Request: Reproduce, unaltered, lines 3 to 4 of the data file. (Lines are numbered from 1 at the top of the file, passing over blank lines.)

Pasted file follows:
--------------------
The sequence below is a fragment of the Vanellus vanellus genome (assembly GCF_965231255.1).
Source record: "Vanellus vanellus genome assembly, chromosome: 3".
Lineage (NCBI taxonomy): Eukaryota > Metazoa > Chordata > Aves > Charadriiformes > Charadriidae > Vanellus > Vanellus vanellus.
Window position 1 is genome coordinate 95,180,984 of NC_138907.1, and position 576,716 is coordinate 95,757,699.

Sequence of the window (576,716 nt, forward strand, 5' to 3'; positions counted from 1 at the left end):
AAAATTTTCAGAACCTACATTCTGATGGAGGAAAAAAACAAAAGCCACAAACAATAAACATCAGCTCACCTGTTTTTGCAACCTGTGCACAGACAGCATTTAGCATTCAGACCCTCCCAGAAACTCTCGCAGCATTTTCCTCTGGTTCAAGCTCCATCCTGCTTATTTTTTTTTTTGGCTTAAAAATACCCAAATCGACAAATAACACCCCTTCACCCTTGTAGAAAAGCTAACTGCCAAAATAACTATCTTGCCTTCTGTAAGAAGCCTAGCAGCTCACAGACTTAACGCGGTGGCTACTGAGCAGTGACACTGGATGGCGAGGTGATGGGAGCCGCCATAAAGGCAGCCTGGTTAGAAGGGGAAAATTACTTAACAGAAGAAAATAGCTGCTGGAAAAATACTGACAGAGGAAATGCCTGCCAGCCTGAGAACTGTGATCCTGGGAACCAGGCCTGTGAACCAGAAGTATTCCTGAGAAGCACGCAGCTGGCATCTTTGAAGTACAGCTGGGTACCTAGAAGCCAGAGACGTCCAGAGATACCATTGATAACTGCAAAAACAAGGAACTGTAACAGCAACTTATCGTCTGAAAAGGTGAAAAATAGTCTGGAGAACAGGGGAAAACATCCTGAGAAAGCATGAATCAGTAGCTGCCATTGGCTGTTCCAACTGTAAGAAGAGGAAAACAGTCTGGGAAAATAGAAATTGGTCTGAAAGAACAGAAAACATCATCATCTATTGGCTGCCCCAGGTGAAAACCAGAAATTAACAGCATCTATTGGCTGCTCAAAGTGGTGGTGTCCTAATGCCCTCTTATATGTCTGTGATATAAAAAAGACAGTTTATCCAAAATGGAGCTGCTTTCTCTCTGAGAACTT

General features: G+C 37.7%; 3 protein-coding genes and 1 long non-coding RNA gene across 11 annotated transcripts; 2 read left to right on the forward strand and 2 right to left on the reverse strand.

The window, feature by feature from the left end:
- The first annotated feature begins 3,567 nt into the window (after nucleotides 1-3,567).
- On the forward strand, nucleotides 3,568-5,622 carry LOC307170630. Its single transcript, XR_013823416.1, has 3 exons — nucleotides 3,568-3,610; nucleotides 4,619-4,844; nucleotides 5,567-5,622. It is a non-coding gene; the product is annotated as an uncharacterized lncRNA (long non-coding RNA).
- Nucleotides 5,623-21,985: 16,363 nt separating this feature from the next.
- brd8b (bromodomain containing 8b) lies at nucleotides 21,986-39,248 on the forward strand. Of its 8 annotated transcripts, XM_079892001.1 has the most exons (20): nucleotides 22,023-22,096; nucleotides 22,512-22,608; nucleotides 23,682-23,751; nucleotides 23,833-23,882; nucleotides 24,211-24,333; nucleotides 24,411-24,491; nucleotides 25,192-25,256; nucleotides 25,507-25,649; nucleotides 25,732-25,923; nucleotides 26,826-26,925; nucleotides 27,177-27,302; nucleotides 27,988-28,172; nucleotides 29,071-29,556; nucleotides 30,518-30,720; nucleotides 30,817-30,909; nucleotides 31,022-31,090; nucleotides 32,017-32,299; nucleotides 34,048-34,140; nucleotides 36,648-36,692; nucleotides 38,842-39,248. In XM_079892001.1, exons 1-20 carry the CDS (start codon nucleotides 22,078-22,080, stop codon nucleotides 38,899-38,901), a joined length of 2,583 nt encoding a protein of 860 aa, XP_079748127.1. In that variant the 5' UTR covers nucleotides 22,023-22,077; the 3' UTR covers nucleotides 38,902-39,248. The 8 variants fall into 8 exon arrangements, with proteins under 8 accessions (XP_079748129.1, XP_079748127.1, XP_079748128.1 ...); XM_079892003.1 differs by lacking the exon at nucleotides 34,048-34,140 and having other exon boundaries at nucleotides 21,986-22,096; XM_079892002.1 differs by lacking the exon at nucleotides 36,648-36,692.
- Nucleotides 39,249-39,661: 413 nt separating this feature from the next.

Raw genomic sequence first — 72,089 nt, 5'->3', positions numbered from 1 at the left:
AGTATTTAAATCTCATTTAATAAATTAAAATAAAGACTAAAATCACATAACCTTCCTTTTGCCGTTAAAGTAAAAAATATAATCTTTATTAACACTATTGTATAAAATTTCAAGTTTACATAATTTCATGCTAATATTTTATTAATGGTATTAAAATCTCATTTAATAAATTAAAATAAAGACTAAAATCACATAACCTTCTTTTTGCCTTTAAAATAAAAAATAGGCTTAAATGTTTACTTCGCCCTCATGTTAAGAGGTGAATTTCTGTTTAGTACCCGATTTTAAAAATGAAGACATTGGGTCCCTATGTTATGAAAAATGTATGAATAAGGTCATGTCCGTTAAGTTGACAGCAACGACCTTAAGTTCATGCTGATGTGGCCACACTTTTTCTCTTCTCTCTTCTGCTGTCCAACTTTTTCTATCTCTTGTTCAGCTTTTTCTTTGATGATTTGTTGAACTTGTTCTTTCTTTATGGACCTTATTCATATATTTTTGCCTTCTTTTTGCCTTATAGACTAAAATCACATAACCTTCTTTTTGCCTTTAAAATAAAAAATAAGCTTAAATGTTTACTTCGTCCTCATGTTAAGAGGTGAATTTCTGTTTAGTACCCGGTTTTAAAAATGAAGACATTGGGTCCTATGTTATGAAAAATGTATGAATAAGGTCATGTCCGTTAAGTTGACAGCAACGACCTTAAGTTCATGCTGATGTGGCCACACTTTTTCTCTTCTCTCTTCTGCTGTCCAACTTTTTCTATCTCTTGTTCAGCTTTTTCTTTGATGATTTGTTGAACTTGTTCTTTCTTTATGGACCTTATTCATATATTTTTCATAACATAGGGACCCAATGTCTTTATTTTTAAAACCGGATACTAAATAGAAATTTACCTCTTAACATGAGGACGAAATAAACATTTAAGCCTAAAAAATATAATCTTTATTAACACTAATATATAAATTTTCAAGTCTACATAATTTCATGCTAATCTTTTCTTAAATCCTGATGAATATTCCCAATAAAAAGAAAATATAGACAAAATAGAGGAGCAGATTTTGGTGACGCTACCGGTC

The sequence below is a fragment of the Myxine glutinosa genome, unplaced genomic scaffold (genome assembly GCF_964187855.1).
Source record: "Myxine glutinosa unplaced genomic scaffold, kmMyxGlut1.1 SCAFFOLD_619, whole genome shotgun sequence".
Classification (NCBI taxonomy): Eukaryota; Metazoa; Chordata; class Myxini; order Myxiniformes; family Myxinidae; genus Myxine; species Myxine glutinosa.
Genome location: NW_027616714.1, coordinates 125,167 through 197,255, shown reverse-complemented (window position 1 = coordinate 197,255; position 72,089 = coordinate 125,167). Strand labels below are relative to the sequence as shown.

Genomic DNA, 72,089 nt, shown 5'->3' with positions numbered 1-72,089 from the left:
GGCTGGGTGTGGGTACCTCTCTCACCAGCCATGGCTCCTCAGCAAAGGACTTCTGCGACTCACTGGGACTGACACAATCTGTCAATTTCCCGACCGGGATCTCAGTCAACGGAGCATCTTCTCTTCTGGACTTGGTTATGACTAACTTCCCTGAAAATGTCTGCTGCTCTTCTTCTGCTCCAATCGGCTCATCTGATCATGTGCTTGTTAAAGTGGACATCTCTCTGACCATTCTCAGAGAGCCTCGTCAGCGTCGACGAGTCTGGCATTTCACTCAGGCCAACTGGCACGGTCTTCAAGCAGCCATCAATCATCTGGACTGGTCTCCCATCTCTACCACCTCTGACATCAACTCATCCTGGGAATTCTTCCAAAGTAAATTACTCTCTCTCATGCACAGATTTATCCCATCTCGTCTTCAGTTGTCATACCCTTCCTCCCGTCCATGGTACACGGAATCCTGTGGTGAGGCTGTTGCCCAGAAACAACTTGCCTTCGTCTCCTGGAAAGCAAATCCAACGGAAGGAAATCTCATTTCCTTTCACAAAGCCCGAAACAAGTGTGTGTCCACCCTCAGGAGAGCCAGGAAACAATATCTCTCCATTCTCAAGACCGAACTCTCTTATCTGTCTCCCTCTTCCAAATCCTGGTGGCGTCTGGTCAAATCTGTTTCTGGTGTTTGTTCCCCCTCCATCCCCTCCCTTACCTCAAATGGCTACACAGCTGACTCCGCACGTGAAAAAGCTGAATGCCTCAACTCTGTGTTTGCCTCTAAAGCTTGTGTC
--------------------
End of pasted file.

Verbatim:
Lineage (NCBI taxonomy): Eukaryota > Metazoa > Chordata > Aves > Charadriiformes > Charadriidae > Vanellus > Vanellus vanellus.
Window position 1 is genome coordinate 95,180,984 of NC_138907.1, and position 576,716 is coordinate 95,757,699.